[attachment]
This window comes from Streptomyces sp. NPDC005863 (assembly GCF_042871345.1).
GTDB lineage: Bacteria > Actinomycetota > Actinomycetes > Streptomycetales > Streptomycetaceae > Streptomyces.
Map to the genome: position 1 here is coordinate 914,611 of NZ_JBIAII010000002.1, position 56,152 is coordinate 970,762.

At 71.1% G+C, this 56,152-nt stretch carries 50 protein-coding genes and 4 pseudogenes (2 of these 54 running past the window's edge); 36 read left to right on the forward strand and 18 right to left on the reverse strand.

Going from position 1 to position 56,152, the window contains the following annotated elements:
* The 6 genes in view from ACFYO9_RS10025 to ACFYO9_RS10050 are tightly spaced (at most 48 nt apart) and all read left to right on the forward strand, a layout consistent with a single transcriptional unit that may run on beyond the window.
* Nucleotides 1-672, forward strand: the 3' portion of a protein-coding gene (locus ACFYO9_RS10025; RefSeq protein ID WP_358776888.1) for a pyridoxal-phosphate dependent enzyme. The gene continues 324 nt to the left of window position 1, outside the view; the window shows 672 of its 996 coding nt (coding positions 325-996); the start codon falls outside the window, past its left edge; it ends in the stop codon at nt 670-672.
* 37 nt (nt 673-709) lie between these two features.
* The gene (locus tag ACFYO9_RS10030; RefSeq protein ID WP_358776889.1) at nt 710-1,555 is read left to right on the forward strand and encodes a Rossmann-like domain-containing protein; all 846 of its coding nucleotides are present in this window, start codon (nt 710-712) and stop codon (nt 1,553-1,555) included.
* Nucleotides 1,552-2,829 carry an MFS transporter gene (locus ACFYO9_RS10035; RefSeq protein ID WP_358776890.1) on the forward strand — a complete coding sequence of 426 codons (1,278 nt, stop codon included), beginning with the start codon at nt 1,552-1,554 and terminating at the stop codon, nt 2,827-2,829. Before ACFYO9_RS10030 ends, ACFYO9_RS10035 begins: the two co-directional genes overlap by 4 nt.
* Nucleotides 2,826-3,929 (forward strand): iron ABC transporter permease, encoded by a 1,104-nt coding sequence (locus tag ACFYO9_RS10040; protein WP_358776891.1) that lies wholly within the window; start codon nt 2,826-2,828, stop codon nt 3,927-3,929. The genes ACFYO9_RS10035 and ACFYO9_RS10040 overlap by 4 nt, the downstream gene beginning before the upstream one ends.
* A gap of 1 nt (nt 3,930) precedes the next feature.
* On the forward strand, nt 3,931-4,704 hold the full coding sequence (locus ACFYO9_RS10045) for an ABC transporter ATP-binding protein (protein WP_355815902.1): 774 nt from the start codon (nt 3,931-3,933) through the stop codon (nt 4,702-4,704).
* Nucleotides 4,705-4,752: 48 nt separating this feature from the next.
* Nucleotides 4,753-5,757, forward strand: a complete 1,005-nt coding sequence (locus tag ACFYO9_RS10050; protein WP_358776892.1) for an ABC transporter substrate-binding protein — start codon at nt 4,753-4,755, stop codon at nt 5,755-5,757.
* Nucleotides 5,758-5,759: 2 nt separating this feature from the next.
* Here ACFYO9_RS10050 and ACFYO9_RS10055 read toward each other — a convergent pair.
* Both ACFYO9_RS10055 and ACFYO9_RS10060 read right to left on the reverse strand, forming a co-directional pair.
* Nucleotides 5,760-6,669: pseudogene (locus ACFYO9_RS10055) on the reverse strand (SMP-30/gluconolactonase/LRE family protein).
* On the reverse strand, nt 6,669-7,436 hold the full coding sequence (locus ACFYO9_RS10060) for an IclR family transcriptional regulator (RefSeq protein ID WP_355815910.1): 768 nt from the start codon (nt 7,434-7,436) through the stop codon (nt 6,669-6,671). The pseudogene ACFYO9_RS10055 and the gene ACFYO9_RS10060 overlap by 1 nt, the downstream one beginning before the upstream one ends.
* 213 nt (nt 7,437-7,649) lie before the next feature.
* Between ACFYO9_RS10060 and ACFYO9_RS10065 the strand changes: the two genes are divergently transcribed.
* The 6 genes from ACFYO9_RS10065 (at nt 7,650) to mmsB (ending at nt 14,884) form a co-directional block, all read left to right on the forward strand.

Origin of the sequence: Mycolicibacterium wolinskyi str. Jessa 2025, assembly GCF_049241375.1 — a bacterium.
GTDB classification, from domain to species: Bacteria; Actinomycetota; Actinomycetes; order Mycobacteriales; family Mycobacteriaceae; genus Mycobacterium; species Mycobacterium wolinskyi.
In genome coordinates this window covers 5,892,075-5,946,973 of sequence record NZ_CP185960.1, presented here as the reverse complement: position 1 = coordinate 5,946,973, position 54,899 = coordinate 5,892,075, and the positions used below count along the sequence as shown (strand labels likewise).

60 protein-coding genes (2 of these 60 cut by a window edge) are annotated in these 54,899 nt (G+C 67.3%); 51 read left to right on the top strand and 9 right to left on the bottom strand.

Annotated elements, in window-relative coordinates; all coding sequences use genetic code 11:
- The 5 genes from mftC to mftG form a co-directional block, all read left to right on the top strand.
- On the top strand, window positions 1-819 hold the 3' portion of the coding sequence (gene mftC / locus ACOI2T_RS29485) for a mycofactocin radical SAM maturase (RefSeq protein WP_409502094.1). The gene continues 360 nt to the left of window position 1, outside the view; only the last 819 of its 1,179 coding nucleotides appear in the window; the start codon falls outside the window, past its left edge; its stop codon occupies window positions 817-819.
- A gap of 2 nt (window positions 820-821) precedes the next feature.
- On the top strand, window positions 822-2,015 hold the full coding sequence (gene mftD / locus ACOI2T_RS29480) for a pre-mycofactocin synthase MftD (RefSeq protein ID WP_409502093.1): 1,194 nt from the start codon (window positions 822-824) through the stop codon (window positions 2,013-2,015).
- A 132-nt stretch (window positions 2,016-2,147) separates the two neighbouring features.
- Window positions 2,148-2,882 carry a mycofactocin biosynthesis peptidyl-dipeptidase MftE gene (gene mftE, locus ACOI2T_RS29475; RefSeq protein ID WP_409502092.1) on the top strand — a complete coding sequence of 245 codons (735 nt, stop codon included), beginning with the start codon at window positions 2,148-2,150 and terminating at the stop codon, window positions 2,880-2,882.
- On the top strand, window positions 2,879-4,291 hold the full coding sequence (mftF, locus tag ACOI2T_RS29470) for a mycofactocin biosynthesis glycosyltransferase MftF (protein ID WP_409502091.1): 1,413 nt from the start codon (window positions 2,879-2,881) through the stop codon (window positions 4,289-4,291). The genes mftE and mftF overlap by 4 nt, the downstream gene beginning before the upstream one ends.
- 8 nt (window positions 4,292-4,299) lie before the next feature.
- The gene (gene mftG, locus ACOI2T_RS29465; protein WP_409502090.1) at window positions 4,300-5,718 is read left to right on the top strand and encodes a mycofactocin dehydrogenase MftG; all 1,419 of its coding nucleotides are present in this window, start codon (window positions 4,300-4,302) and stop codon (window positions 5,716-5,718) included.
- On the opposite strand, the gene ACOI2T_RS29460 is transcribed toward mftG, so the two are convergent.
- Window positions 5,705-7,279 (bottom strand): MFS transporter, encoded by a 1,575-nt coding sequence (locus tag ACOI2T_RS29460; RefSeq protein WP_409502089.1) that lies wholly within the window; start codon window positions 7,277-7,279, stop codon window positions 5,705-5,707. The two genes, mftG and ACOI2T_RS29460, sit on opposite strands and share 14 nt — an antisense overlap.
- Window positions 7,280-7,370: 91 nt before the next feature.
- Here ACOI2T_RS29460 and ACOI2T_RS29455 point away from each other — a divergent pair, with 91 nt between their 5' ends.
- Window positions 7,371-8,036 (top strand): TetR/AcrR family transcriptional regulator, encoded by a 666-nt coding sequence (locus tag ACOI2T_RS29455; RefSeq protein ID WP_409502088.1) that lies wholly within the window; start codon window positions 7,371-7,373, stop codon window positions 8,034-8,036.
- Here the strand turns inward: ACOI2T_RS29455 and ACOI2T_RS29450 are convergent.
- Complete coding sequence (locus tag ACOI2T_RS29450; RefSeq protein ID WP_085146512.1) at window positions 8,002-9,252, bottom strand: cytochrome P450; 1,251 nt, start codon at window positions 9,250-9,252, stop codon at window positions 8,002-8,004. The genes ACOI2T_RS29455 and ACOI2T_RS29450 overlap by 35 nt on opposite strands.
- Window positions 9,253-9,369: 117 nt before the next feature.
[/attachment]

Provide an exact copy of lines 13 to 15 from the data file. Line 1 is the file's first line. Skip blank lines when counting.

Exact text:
* On the forward strand, nt 3,931-4,704 hold the full coding sequence (locus ACFYO9_RS10045) for an ABC transporter ATP-binding protein (protein WP_355815902.1): 774 nt from the start codon (nt 3,931-3,933) through the stop codon (nt 4,702-4,704).
* Nucleotides 4,705-4,752: 48 nt separating this feature from the next.
* Nucleotides 4,753-5,757, forward strand: a complete 1,005-nt coding sequence (locus tag ACFYO9_RS10050; protein WP_358776892.1) for an ABC transporter substrate-binding protein — start codon at nt 4,753-4,755, stop codon at nt 5,755-5,757.